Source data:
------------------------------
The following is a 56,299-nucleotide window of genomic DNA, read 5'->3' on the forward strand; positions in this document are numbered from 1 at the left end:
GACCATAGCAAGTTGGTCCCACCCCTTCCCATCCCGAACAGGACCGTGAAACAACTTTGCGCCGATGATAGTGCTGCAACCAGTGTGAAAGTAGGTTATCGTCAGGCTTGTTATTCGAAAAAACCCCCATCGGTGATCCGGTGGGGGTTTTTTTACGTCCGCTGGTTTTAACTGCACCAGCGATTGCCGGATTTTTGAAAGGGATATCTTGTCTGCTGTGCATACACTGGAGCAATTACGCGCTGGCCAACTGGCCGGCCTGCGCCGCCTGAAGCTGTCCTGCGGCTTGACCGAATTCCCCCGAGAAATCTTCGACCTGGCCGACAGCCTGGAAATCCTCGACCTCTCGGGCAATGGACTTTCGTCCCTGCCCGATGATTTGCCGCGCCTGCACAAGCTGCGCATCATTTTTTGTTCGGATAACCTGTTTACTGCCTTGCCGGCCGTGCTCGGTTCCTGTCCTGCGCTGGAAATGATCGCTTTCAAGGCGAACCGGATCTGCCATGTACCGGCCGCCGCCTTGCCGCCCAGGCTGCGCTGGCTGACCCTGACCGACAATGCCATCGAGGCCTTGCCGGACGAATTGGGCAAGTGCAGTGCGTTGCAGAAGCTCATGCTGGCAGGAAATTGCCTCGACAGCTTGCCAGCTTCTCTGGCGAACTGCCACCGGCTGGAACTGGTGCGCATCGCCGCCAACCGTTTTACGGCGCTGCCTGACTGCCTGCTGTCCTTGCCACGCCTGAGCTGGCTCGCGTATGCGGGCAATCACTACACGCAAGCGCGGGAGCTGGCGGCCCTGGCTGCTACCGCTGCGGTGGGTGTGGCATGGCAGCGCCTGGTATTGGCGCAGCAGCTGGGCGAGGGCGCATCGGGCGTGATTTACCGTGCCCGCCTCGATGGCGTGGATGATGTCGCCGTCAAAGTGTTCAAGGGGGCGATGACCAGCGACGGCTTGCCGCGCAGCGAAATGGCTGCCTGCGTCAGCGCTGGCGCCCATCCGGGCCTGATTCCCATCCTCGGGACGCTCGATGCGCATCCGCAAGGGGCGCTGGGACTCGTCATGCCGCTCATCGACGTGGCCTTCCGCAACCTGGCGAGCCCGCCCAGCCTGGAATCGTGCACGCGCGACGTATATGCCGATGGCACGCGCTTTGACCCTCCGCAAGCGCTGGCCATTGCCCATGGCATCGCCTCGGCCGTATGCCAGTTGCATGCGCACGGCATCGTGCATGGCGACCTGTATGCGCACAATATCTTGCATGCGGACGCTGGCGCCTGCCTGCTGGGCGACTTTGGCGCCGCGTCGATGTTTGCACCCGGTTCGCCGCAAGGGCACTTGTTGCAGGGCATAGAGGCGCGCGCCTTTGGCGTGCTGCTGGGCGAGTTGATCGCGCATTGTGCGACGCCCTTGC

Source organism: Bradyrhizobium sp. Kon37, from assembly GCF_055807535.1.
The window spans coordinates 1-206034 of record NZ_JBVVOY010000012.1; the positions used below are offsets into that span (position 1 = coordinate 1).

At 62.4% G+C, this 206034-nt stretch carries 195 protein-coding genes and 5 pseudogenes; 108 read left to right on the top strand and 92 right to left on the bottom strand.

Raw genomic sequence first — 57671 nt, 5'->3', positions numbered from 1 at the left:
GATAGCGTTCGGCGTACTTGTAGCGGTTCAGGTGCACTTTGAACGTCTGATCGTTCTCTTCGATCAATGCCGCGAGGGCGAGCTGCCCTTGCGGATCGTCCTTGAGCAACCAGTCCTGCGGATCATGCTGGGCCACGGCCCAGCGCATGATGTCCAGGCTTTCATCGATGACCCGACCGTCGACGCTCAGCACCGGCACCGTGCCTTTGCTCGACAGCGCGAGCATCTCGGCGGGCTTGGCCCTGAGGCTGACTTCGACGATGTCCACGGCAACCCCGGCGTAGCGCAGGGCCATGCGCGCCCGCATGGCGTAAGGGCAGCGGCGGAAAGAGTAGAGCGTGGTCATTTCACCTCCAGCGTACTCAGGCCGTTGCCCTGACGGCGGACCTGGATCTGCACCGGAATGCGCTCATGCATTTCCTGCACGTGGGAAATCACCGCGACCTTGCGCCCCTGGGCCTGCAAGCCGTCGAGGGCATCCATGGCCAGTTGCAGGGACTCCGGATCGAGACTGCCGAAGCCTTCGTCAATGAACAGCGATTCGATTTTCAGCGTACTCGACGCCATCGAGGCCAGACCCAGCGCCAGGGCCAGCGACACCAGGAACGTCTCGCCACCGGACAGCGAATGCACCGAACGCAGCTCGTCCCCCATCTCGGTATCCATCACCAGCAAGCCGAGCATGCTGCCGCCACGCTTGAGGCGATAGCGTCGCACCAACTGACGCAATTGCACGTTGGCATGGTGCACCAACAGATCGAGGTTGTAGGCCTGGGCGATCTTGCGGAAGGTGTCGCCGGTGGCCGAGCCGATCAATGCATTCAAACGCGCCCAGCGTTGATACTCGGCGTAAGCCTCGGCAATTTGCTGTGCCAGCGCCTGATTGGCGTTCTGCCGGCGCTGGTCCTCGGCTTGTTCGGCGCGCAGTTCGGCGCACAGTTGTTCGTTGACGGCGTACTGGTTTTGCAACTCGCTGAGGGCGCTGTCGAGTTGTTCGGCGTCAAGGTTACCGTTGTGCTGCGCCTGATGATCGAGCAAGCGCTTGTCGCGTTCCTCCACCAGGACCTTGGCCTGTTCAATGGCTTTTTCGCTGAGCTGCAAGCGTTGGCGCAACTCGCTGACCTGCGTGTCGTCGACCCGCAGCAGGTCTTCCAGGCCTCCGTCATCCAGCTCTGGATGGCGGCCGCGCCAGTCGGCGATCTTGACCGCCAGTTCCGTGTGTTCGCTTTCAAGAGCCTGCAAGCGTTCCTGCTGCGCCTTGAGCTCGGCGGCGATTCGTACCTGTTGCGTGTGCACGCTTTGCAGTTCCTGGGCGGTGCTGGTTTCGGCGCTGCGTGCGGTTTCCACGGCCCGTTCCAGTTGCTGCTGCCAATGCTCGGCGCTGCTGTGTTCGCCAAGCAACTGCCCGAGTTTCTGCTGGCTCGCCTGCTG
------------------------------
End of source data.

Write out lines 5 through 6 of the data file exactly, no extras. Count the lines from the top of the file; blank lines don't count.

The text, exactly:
At 62.4% G+C, this 206034-nt stretch carries 195 protein-coding genes and 5 pseudogenes; 108 read left to right on the top strand and 92 right to left on the bottom strand.

Raw genomic sequence first — 57671 nt, 5'->3', positions numbered from 1 at the left: